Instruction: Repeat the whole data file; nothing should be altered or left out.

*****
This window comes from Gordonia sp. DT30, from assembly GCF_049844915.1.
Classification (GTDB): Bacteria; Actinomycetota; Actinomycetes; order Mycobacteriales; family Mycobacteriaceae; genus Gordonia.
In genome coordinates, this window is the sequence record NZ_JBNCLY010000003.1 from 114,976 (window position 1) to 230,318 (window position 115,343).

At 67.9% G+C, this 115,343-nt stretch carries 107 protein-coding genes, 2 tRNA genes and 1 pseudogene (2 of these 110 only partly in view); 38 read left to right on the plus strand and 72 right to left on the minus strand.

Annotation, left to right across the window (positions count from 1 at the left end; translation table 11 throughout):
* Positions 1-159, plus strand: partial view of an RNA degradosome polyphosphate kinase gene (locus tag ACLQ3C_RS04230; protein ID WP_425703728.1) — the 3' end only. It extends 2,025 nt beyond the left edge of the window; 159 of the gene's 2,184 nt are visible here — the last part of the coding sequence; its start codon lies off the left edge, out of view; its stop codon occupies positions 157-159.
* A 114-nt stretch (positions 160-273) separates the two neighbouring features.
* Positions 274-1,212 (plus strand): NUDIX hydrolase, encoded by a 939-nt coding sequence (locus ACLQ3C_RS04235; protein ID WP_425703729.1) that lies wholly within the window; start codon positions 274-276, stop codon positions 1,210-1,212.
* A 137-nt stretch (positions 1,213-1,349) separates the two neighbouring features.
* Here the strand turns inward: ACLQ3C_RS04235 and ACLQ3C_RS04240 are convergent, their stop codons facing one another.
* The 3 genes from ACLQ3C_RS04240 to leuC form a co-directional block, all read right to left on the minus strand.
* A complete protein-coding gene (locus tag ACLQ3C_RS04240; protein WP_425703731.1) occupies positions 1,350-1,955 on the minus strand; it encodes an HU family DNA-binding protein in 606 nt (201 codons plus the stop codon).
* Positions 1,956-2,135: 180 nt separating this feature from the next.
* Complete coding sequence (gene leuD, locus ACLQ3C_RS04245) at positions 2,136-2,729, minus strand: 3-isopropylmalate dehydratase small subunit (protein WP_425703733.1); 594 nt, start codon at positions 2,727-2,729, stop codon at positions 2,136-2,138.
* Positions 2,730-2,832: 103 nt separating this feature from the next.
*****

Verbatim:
This window comes from Gordonia sp. DT30, from assembly GCF_049844915.1.
Classification (GTDB): Bacteria; Actinomycetota; Actinomycetes; order Mycobacteriales; family Mycobacteriaceae; genus Gordonia.
In genome coordinates, this window is the sequence record NZ_JBNCLY010000003.1 from 114,976 (window position 1) to 230,318 (window position 115,343).

At 67.9% G+C, this 115,343-nt stretch carries 107 protein-coding genes, 2 tRNA genes and 1 pseudogene (2 of these 110 only partly in view); 38 read left to right on the plus strand and 72 right to left on the minus strand.

Annotation, left to right across the window (positions count from 1 at the left end; translation table 11 throughout):
* Positions 1-159, plus strand: partial view of an RNA degradosome polyphosphate kinase gene (locus tag ACLQ3C_RS04230; protein ID WP_425703728.1) — the 3' end only. It extends 2,025 nt beyond the left edge of the window; 159 of the gene's 2,184 nt are visible here — the last part of the coding sequence; its start codon lies off the left edge, out of view; its stop codon occupies positions 157-159.
* A 114-nt stretch (positions 160-273) separates the two neighbouring features.
* Positions 274-1,212 (plus strand): NUDIX hydrolase, encoded by a 939-nt coding sequence (locus ACLQ3C_RS04235; protein ID WP_425703729.1) that lies wholly within the window; start codon positions 274-276, stop codon positions 1,210-1,212.
* A 137-nt stretch (positions 1,213-1,349) separates the two neighbouring features.
* Here the strand turns inward: ACLQ3C_RS04235 and ACLQ3C_RS04240 are convergent, their stop codons facing one another.
* The 3 genes from ACLQ3C_RS04240 to leuC form a co-directional block, all read right to left on the minus strand.
* A complete protein-coding gene (locus tag ACLQ3C_RS04240; protein WP_425703731.1) occupies positions 1,350-1,955 on the minus strand; it encodes an HU family DNA-binding protein in 606 nt (201 codons plus the stop codon).
* Positions 1,956-2,135: 180 nt separating this feature from the next.
* Complete coding sequence (gene leuD, locus ACLQ3C_RS04245) at positions 2,136-2,729, minus strand: 3-isopropylmalate dehydratase small subunit (protein WP_425703733.1); 594 nt, start codon at positions 2,727-2,729, stop codon at positions 2,136-2,138.
* Positions 2,730-2,832: 103 nt separating this feature from the next.